When Gov. Ed Rendell said Homeland Security nominee Janet Napolitano was perfect for the demanding job because she "had no life," he was accused of sexism as well as a relatively new offense -- "singlism."
Rendell, the governor of Pennsylvania, started the mini-firestorm by commenting on the nomination of the unmarried Napolitano, unaware that a nearby microphone was turned on.
"Janet's perfect for that job. Because for that job, you have to have no life. Janet has no family. Perfect. She can devote, literally, 19-20 hours a day to it," Rendell was heard saying about President-elect Barack Obama's pick to head the Department of Homeland Security.
Soon after video of Rendell making the comment hit the Internet, bloggers pounced, reading into his words not just a sexist subtext but, as psychologist Bella DePaulo put it, a smattering of "singlism."
"The interesting thing about 'singlism' is that it is often the most achieving women who get the most put down," said DePaulo, a professor of psychology at the University of California at Santa Barbara and author of "Singled Out: How Singles Are Stereotyped, Stigmatized, and Ignored, and Still Live Happily Ever After."
CNN commentator Campbell Brown Wednesday suggested Rendell's comments were sexist and said they "perpetuate stereotypes that put [women] in boxes."
Feeling the heat, Rendell tried to step back away from his comments, telling the Philadelphia Inquirer Wednesday: "What I meant is that Janet is a person who works 24/7, just like I do. She has no life. Neither do I."
But that comment only dug the hole deeper, said Kathleen Jamieson, professor of political communication and director of the Annenberg School for Communication at the University of Pennsylvania.
"Just because someone is single doesn't mean they don't have a life outside of work," said Jamieson. "If his assumption is that someone with a family wouldn't be good at the job, then that's a problem too.
"There is no way to parse his sentence that makes it in any way intelligible. He is either making assumptions about women and child-rearing that are obsolete, or he is somehow suggesting the opposite. Is he somehow less effective because he has raised a family?"
Napolitano, 51, is not the only unmarried woman joining the Obama administration.
Melody Barnes, 44, a member of Obama's team of economic advisors has been tapped to serve as director of the Domestic Policy Department and is unmarried. Stephanie Cutter, 40, an Obama spokesperson is also unmarried.
Condoleezza Rice, 54, is perhaps the most prominent single woman in American politics.
Though Rice rarely talks about her personal life, Beltway insiders routinely gossip and speculate about whom she is dating.
When asked by CNN's Wolf Blitzer for "an anecdote, a story something you learned about Condoleezza Rice in researching this book … maybe the most fascinating little nugget," New York Times correspondent Elisabeth Bumiller, the author of a biography of Rice, talked about the secretary's fondness for dating football players.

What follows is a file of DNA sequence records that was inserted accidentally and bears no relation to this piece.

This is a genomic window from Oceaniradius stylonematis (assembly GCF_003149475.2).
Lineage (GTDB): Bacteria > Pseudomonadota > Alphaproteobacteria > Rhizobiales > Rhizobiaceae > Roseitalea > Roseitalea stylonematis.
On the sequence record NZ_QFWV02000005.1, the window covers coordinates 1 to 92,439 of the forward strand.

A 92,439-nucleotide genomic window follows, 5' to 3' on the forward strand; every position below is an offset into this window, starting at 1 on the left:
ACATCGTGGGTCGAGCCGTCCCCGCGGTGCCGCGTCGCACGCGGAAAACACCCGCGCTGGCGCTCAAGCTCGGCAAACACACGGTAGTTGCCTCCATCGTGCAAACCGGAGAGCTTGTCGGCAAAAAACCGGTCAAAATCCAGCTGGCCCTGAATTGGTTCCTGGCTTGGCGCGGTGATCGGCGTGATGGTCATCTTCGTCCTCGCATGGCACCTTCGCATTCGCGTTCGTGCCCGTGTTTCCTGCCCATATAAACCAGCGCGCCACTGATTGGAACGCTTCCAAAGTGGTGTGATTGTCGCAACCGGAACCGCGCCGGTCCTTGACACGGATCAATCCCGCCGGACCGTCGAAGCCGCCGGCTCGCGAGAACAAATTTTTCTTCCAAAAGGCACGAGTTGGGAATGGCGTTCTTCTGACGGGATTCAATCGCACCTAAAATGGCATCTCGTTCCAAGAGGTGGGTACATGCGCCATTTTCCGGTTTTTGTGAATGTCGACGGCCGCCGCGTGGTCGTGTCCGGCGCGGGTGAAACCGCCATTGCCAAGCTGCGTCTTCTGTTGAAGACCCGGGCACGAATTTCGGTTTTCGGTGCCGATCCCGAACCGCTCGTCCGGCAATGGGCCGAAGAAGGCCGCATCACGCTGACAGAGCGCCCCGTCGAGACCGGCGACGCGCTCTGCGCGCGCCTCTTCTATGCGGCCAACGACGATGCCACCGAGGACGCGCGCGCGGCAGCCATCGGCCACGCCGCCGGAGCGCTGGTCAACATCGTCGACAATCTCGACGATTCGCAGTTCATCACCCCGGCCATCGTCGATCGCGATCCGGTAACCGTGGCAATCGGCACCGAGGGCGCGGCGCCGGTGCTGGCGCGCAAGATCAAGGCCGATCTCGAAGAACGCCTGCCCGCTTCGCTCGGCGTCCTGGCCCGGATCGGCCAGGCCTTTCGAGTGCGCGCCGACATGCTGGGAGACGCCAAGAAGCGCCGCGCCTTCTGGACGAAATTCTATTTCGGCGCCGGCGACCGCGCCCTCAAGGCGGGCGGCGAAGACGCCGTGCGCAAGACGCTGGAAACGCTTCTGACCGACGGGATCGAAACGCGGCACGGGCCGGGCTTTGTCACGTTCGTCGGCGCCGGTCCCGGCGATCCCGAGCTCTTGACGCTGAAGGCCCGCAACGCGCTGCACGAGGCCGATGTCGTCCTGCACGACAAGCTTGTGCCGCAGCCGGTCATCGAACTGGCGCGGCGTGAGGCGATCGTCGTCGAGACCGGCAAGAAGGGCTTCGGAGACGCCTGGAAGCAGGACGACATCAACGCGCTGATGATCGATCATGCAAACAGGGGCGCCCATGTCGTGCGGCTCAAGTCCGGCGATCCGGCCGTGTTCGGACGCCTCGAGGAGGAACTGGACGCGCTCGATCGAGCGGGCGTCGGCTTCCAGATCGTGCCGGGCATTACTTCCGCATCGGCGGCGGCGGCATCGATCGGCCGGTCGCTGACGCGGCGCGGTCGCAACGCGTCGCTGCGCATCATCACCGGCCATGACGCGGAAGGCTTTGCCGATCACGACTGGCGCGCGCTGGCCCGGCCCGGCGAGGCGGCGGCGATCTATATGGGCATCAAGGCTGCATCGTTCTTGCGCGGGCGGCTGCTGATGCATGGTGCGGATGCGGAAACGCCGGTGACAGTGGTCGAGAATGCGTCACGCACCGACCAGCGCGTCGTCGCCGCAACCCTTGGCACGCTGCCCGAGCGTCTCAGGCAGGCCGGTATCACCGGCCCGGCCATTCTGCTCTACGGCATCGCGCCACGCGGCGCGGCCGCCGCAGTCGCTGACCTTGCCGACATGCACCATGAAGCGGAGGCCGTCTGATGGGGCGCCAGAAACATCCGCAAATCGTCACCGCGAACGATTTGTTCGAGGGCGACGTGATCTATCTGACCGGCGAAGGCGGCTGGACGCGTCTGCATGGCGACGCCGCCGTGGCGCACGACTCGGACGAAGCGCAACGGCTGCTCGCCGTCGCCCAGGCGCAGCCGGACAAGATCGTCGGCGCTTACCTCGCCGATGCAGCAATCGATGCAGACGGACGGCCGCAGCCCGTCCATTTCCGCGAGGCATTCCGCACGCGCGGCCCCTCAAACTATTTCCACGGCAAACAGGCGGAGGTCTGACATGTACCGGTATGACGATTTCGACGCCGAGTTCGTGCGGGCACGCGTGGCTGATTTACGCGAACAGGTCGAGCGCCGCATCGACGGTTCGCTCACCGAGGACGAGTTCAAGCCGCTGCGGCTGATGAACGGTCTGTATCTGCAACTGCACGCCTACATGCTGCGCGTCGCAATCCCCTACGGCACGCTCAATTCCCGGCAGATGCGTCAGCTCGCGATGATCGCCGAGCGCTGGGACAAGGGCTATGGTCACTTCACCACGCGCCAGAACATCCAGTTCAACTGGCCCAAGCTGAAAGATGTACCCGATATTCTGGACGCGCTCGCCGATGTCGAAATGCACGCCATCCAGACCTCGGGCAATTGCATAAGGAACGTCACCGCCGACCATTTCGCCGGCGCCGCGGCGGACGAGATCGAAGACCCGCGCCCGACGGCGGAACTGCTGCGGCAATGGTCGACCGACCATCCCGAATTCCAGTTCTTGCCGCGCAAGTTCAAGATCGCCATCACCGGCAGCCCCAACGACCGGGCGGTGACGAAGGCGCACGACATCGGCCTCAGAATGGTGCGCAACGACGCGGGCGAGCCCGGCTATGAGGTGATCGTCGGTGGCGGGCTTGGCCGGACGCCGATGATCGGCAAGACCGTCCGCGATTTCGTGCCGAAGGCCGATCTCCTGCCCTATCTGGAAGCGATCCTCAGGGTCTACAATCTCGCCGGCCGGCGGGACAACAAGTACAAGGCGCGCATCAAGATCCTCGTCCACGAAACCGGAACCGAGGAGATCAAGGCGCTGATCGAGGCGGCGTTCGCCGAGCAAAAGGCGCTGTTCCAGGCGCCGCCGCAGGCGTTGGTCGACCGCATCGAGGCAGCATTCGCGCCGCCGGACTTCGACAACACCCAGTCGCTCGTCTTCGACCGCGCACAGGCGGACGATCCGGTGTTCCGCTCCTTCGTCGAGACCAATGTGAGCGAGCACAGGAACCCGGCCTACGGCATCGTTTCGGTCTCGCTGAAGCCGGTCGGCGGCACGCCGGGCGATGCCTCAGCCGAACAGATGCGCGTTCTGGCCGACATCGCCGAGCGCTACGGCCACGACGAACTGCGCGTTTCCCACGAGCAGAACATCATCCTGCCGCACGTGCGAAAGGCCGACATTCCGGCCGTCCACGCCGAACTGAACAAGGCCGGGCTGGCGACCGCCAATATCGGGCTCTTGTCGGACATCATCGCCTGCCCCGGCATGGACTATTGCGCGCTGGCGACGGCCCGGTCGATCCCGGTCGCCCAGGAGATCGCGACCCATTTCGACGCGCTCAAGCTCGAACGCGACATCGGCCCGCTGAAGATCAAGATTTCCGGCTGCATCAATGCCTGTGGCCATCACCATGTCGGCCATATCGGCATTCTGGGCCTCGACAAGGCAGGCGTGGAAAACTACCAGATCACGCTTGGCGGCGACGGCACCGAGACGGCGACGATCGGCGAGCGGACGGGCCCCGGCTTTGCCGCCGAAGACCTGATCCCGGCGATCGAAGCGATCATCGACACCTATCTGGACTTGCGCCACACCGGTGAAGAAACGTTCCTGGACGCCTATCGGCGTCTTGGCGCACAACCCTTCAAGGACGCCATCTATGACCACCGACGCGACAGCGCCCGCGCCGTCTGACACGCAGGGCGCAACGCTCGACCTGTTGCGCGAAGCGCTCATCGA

In Bill Clinton's Cabinet, both Donna Shalala, the secretary of health and human services, and Janet Reno, the attorney general, were unmarried women.
Reno was routinely mocked on "Saturday Night Live" and portrayed as mannishly tough by a male actor.
There are currently in Congress about 50 unmarried or divorced members and 12 more who are widowed -- roughly 15 percent of Congress, according to the newspaper The Hill.
DePaulo said both single men and women are discriminated against, but that women, especially those who have risen to prominence, are particularly, well, singled out.
In a 2004 interview with then Green Party candidate Ralph Nader, MSNBC's Chris Matthews asked how Nader could accuse Bush of being irresponsible when "he's raised two daughters; he's had a happy marriage. Isn't he more mature in his lifestyle than you are?"
"We hear more about women. They get it much worse. Single men are called bachelors, which doesn't sound that bad, but single women are called 'spinsters' and 'old maids,'" DePaulo said.
"We tell women they need to get married because 'your work won't love you back' and 'your eggs will dry up.' We also look at single women as extra promiscuous, basically sluts," DePaulo said.
DePaulo attributes some "singlism" to jealousy.
Married people, she said, want to buy into the idea that their spouses somehow make them more complete. "When they see single people just as accomplished and just as happy it rattles them," she said.
Despite the stereotype that singles are freewheeling individuals without any attachments, DePaulo said the research proves the opposite.
"In several national surveys, what's been found is that it's single people more than married people maintaining connections with friends, neighbors, siblings and parents. More than married people, its singles who do more work of connecting with other people."